The Eighth Circuit rejects borrowers’ attempt to extend right of rescission from three days to three years.

Keiran v. Home Capital, Inc., PDF External Link 858 F.3d 1127 (8th Cir. 2017). Borrowers who had defaulted on their December 2006 mortgage loan sent a notice to the creditor that they were exercising the right of rescission in October 2009 for failure to provide sufficient copies of required TILA disclosures. In ensuing litigation, the borrowers contended that, in addition to not receiving the required number of TILA disclosures, the disclosures contained material inaccuracies related to the finance charge, and the creditor did not respond in a timely fashion or adequately to the notice of rescission. The district court granted summary judgment in favor of the creditor, and the Eighth Circuit affirmed the dismissal. First, the Eighth Circuit noted that the borrowers signed a form acknowledging receipt of the right of rescission, for which Section 1635(c) of TILA creates a rebuttable presumption that the borrower received the notice. The court held that conclusory affidavits denying receipt of the notice, which are not supported by details or other supporting evidence, are insufficient to rebut this presumption. Regarding the allegation concerning inaccurate TILA disclosures, the court held that because the borrowers did not raise such objections in earlier litigation, the allegations were waived. Finally, the court held that because there was no TILA disclosure violation, the borrowers had only a three-day window under 12 U.S.C. §1635(a) to rescind, rather than a three-year window.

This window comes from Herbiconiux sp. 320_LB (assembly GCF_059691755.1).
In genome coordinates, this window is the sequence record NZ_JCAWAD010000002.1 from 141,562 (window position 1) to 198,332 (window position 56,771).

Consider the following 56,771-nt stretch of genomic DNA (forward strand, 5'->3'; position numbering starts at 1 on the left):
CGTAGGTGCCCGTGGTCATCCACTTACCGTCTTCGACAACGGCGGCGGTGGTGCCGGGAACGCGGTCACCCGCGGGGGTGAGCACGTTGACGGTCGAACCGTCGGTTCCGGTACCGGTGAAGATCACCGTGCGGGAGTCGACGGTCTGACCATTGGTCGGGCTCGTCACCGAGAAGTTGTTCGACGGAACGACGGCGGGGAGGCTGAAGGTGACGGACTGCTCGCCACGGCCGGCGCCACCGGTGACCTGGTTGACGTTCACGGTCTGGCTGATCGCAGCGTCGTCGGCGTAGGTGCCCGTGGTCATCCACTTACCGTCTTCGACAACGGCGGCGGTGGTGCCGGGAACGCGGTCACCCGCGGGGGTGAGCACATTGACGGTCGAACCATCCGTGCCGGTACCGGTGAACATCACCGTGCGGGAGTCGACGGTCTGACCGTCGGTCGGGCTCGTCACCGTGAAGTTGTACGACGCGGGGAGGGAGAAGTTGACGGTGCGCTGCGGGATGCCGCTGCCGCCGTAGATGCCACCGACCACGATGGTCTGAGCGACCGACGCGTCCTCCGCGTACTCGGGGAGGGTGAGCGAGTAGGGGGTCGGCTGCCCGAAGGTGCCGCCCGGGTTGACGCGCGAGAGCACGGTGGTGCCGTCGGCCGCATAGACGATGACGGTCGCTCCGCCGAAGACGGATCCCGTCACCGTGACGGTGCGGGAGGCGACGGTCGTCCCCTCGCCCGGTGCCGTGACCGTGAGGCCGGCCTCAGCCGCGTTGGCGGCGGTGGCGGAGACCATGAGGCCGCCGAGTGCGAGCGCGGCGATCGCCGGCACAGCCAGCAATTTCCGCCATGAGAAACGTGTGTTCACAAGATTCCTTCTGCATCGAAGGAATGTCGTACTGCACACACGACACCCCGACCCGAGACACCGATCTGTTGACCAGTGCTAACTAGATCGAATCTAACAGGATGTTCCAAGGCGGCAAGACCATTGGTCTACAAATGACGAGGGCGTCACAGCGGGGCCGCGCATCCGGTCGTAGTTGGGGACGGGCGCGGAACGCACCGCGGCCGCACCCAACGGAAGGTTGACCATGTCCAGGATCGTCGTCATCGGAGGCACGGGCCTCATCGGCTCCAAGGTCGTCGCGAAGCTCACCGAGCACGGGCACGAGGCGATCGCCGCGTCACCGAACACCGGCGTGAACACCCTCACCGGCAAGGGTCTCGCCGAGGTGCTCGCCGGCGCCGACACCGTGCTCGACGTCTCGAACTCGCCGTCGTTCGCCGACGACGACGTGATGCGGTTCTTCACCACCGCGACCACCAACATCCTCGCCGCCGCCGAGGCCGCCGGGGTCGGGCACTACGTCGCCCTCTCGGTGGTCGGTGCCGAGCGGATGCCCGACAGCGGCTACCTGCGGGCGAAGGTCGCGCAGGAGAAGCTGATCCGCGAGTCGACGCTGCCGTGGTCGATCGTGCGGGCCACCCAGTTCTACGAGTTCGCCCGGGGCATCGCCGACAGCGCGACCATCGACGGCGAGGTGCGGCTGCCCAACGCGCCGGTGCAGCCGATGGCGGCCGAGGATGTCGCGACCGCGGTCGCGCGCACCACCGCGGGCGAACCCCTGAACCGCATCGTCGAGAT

The Fourth Circuit addresses SCRA foreclosure protections for servicemembers who reenter active duty service.

Sibert v. Wells Fargo Bank, N.A., PDF External Link 863 F.3d 331 (4th Cir. 2017). In May 2008, the plaintiff, an active duty member of the U.S. Navy, financed the purchase of his home with a loan extended by Advance Mortgage and later sold to Wells Fargo Bank, N.A. After leaving the Navy in July 2008, the plaintiff defaulted on the loan. Wells Fargo sent the plaintiff a default notice a few months later and, in March 2009, initiated nonjudicial foreclosure proceedings. In April 2009, the plaintiff enlisted in the U.S. Army, and in May 2009, Wells Fargo sold the house at a foreclosure sale.

In 2014, the plaintiff sued Wells Fargo, claiming that the foreclosure was invalid for an alleged violation of §3953(c) of the SCRA. Section 3953(c) provides that a foreclosure “shall not be valid if made during, or within one year after, the period of the servicemember’s military service except … upon a court order granted before such sale, foreclosure, or seizure with a return made and approved by the court.” Section 3953(c)’s protections apply to real or personal property owned by a servicemember secured by a mortgage, trust deed, or other security in the nature of a mortgage for loans “originated before the period of the servicemember’s military service.”